within TPLF and make Eritrea’s currency a legal tender in Ethiopia. Major Folly’s failure to appease EPLF and TPLF factions spelled the beginning of the end of the extended honeymoon. Sure enough, the orchestrated consensual sex between the bride and the groom gave way to aggravated rape. The bride
is now looking for her siblings in other regions of her mother-land to come to her rescue. Her siblings, however, seem to be saying: “wedeshi ketedefash, mewdekiyash aykfash!”
In a sardonic twist of irony, the rapist is also crying out loud for a rescue squad. An Eritrean scholar once wrote: “we were successful in convincing the world that a free Eritrea will be a self-sufficient Eritrea. Now that we have succeeded to gain our independence, our challenge is to convince the world that we are a resource-barren and poor country.” Don’t expect this writer to comment on this one. Those who are interested may, however, read her article entitled: “Run Away Teenagers’ Syndrome – A Cruel Fate Befalling Eritrean Scholars.”
Any way, it is now evident beyond a shadow of a doubt that Eritrea cannot survive without a handout from Ethiopia. Like a run away teenager who insists to be on her own and yet feels that her parents have a legal responsibility to feed and clothe her, the runaway province wants Ethiopia to feed and clothe her as its child, while in the meantime recognizing her rotten child’s legal right to live as fully independent. There seems to be a breakdown in Eritrea’s logic. But desperation knows no logic. With Major Folly’s hands tied by Tigrayan nationalist faction within TPLF, the notion of Eritrea as an independent country went from the amorphous to the vaporous. Poof! Eritrea has, as a result, retreated back to its days of Gorilla life. It has become a way of life for Eritreans to use camels for connection flight to take an international flight to the outside world.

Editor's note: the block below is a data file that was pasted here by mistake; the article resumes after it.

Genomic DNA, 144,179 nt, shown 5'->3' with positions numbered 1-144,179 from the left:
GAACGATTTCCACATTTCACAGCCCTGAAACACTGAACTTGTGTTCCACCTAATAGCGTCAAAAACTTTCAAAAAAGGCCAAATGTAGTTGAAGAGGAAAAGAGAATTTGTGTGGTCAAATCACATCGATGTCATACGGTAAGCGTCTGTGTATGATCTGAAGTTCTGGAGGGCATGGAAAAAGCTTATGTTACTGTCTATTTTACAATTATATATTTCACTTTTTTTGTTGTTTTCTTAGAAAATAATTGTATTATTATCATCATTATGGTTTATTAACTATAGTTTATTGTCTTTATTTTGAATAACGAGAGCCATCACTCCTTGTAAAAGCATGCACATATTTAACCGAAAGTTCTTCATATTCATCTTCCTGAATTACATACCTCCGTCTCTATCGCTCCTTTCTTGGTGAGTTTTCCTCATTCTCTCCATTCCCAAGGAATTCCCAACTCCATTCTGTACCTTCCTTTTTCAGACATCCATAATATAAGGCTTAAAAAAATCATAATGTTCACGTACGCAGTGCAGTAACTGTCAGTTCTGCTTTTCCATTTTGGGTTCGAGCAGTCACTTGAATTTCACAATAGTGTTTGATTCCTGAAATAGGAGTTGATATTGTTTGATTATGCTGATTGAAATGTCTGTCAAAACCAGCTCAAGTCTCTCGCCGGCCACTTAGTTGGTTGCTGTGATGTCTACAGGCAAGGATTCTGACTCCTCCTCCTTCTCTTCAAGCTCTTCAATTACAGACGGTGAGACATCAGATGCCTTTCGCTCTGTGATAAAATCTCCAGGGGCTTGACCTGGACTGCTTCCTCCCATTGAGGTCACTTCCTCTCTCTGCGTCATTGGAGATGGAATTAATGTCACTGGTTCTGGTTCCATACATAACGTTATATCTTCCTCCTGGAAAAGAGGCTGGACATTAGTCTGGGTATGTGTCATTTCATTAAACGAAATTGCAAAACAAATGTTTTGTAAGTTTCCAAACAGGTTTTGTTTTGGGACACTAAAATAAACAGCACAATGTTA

In the narrow path toward peace, Ethiopians faces an abyss on both sides. However, whatever else the debate among Ethiopians may be, it should be on what is good for Ethiopia and not on what is bad for Eritrea. Ethiopians thus far have shown both courage and mercifulness towards Eritreans in Ethiopia who financed EPLF’s war against Ethiopia. This is dignity! And this is prudence. Such nobility of manner in the face of protracted betrayal is nothing
less than holiness. As a matter of political choice, Ethiopians must resist the temptation to succumb to the mistake of garbing Eritrea in the midst of the present pandemonium. We must also resist TPLF’s delusion of involving Ethiopians to recapture Asab. Leave alone Asab, it is militarily possible to recapture Asmara. But it is suicidal. If we leave Eritrea alone, it would take but a few decades before it comes back on its own and under our terms.
If we capture Eritrea by force it would fight us for centuries to come, for no reason other than to prove that it is incapable of existing as an independent nation.
Whatever else Ethiopians choose to do, we must resist TPLF’s ploy to use our suppressed anger against Eritreans in Ethiopia. In desperation, TPLF is more than likely to show its Ethiopianness by expelling Eritreans from Ethiopia. Ethiopia’s position on the subject matter must be judicious not ferocious. The argument advanced above is not only made in the interest of capturing the moral high-ground, but also in the interest of advancing Ethiopia’s long term interest in establishing permanent peace.
THE CRUEL CHOICE FACING ETHIOPIANS
No matter how one looks at it, and in whatever fashion one slices it, EPLF is no more a significant threat to Ethiopia. It is a deflated force. As this writer has noted in the past, it takes more than old Russian tanks to be a regional super power. One needs money for gas to move these tanks around. And Nakfa does not seem to buy much.
TPLF is a potent force with an ability to destroy Ethiopia. Its ethnic policy has already started to erode the very fabric that holds Ethiopians together. The longer TPLF remains in power the more damage it inflicts. Whether we like it or not, in TPLF’s political equation EPLF remains to be the only check. When TPLF tribal chieftains talk about politics they are more concerned how their policy will affect EPLF than other opposition elements. In many ways, EPLF has in the past served as a balancing force against TPLF. In the absense of a potent Ethiopian opposition force, if we help TPLF defeat EPLF, we will learn the hard way that we have fortified our own worst enemy. Ethiopia has never seen a more potent, and dangerously reckless enemy than TPLF.